During the train trip Hans heard an odd story about a soldier of the 79th who had gotten lost in the tunnels of the Maginot Line. The section of tunnel he was lost in, as far as the soldier could tell, was called the Charles Sector. The soldier, of course, had nerves of steel, or so it was told, and he kept searching for a way to the surface. After walking some five hundred yards underground he came to the Catherine Sector. The Catherine Sector, it goes without saying, was in no way different from the Charles Sector, except for the signs. After walking half a mile, he got to the Jules Sector. By now the soldier was nervous and his imagination had begun to wander. He imagined himself imprisoned forever in those underground passageways, with no comrade coming to his aid. He wanted to yell, and although at first he restrained himself, for fear of alerting any French soldiers still hiding nearby, at last he gave in to the urge and began to shout at the top of his lungs. But no one answered and he kept walking, in the hope that at some point he’d find the way out. He left behind the Jules Sector and entered the Claudine Sector. Then came the Emile Sector, the Marie Sector, the Jean-Pierre Sector, the Berenice Sector, the Andre Sector, the Sylvie Sector. When he got to the Sylvie Sector, the soldier made a discovery (which anyone else would’ve made much sooner). He noticed the curious neatness of the nearly immaculate passageways. Then he began to think about the usefulness of the passageways, that is their military usefulness, and he came to the conclusion that they were of absolutely no use and there had probably never been soldiers here.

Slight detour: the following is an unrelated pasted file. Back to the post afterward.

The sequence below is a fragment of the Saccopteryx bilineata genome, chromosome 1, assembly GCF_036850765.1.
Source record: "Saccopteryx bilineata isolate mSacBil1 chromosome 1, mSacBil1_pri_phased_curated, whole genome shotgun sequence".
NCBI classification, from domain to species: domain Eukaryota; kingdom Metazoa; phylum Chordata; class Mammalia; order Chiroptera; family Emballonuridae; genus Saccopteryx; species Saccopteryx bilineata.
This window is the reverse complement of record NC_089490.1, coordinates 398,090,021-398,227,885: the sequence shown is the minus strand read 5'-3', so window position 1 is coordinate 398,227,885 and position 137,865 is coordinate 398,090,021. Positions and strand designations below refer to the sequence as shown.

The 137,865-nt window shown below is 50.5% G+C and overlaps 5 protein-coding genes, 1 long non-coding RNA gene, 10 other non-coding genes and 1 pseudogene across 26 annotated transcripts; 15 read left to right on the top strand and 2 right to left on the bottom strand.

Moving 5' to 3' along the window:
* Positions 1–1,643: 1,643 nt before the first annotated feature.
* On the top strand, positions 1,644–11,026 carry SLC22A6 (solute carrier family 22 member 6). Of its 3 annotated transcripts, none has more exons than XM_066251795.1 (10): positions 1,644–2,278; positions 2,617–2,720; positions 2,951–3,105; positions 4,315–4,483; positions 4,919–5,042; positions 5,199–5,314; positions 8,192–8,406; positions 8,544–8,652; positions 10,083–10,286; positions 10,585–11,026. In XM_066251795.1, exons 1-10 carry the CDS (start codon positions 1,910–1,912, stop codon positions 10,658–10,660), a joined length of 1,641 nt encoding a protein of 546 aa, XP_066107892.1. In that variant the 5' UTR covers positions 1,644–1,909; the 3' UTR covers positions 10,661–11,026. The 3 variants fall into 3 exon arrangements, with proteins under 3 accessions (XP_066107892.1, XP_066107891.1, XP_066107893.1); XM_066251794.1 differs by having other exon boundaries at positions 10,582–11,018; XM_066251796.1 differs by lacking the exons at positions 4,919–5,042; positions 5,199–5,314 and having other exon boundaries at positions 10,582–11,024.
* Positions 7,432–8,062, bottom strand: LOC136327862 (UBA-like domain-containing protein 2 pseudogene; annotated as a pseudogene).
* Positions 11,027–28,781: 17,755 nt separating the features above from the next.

At this point the soldier thought he’d gone mad or, even worse, that he’d died and this was his private hell. Tired and hopeless, he lay down on the floor and slept. He dreamed of God in human form. The soldier was asleep under an apple tree, in the Alsatian countryside, and a country squire came up to him and woke him with a gentle knock on the legs with his staff. I’m God, he said, and if you sell me your soul, which already belongs to me anyway, I’ll get you out of the tunnels. Let me sleep, said the soldier, and he tried to go back to sleep. I said your soul already belongs to me, he heard the voice of God say, so please don’t be a fool, and accept my offer.
Then the soldier awoke and looked at God and asked where he had to sign. Here, said God, pulling a paper out of the air. The soldier tried to read the contract, but it was written in some other language, not German or English or French, of that he was certain. What do I sign with? asked the soldier. With your blood, as is only proper, God answered. Immediately the soldier took out a penknife and made a cut in the palm of his left hand, then he dipped the tip of his index finger in the blood and signed.
“All right, now you can go back to sleep,” God said.
“I’d like to get out of the tunnels soon,” the soldier pleaded.
“All will proceed as ordained,” said God, and he turned and started down a little dirt path toward a valley where there was a village of houses painted green and white and light brown.
The soldier thought it might be wise to say a prayer. He joined his hands and raised his eyes to the heavens. Then he saw that all the apples on the tree had dried up. Now they looked like raisins, or prunes. At the same time he heard a noise that sounded vaguely metallic.
“What is this?” he exclaimed.
From the valley rose long plumes of black smoke that hung in the air when they reached a certain height. A hand grabbed him by the shoulder and shook him. It was soldiers from a company that had come down the tunnel into the Berenice Sector. The soldier began to weep with joy, not much, but enough to find relief.
That night, as he ate, he told his best friend about the dream he’d had in the tunnels. His friend told him it was normal to dream nonsense when one found oneself in such situations.
“It wasn’t nonsense,” the soldier answered, “I saw God in my dreams, I was rescued, I’m back among friends again, but I can’t quite be easy.”
Then, in a calmer voice, he corrected himself:
“I can’t quite feel safe.”
To which his friend responded that in war no one could feel entirely safe. The friend went to sleep. Silence fell over the town. The sentinels lit cigarettes. Four days later, the soldier who had sold his soul to God was walking along the street when he was hit by a German car and killed.